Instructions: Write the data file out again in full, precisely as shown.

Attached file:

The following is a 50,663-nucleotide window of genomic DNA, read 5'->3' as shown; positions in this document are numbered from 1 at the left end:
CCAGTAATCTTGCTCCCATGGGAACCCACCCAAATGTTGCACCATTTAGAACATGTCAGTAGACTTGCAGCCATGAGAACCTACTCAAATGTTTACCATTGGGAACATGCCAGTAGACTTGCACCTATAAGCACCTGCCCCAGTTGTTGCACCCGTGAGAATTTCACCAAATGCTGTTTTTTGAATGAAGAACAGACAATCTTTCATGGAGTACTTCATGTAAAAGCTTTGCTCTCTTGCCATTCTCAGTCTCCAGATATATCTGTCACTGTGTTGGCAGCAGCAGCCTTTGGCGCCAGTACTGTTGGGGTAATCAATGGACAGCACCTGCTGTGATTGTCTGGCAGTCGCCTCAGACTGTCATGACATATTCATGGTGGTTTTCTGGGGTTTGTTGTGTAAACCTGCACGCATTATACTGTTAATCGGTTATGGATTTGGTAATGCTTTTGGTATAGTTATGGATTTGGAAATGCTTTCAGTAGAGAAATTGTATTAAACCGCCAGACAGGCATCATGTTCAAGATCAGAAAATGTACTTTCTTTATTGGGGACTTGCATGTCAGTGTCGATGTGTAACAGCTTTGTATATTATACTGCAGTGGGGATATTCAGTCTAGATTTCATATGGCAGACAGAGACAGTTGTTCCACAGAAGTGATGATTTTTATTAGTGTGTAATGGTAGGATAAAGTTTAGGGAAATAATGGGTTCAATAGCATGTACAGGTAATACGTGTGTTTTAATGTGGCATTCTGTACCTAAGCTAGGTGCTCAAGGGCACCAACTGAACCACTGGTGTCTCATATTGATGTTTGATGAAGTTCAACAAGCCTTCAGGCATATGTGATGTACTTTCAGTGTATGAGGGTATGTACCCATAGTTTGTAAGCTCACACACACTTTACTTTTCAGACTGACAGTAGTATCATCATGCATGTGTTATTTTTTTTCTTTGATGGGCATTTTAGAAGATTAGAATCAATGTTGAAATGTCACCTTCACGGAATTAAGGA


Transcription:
The following is a 50,663-nucleotide window of genomic DNA, read 5'->3' as shown; positions in this document are numbered from 1 at the left end:
CCAGTAATCTTGCTCCCATGGGAACCCACCCAAATGTTGCACCATTTAGAACATGTCAGTAGACTTGCAGCCATGAGAACCTACTCAAATGTTTACCATTGGGAACATGCCAGTAGACTTGCACCTATAAGCACCTGCCCCAGTTGTTGCACCCGTGAGAATTTCACCAAATGCTGTTTTTTGAATGAAGAACAGACAATCTTTCATGGAGTACTTCATGTAAAAGCTTTGCTCTCTTGCCATTCTCAGTCTCCAGATATATCTGTCACTGTGTTGGCAGCAGCAGCCTTTGGCGCCAGTACTGTTGGGGTAATCAATGGACAGCACCTGCTGTGATTGTCTGGCAGTCGCCTCAGACTGTCATGACATATTCATGGTGGTTTTCTGGGGTTTGTTGTGTAAACCTGCACGCATTATACTGTTAATCGGTTATGGATTTGGTAATGCTTTTGGTATAGTTATGGATTTGGAAATGCTTTCAGTAGAGAAATTGTATTAAACCGCCAGACAGGCATCATGTTCAAGATCAGAAAATGTACTTTCTTTATTGGGGACTTGCATGTCAGTGTCGATGTGTAACAGCTTTGTATATTATACTGCAGTGGGGATATTCAGTCTAGATTTCATATGGCAGACAGAGACAGTTGTTCCACAGAAGTGATGATTTTTATTAGTGTGTAATGGTAGGATAAAGTTTAGGGAAATAATGGGTTCAATAGCATGTACAGGTAATACGTGTGTTTTAATGTGGCATTCTGTACCTAAGCTAGGTGCTCAAGGGCACCAACTGAACCACTGGTGTCTCATATTGATGTTTGATGAAGTTCAACAAGCCTTCAGGCATATGTGATGTACTTTCAGTGTATGAGGGTATGTACCCATAGTTTGTAAGCTCACACACACTTTACTTTTCAGACTGACAGTAGTATCATCATGCATGTGTTATTTTTTTTCTTTGATGGGCATTTTAGAAGATTAGAATCAATGTTGAAATGTCACCTTCACGGAATTAAGGA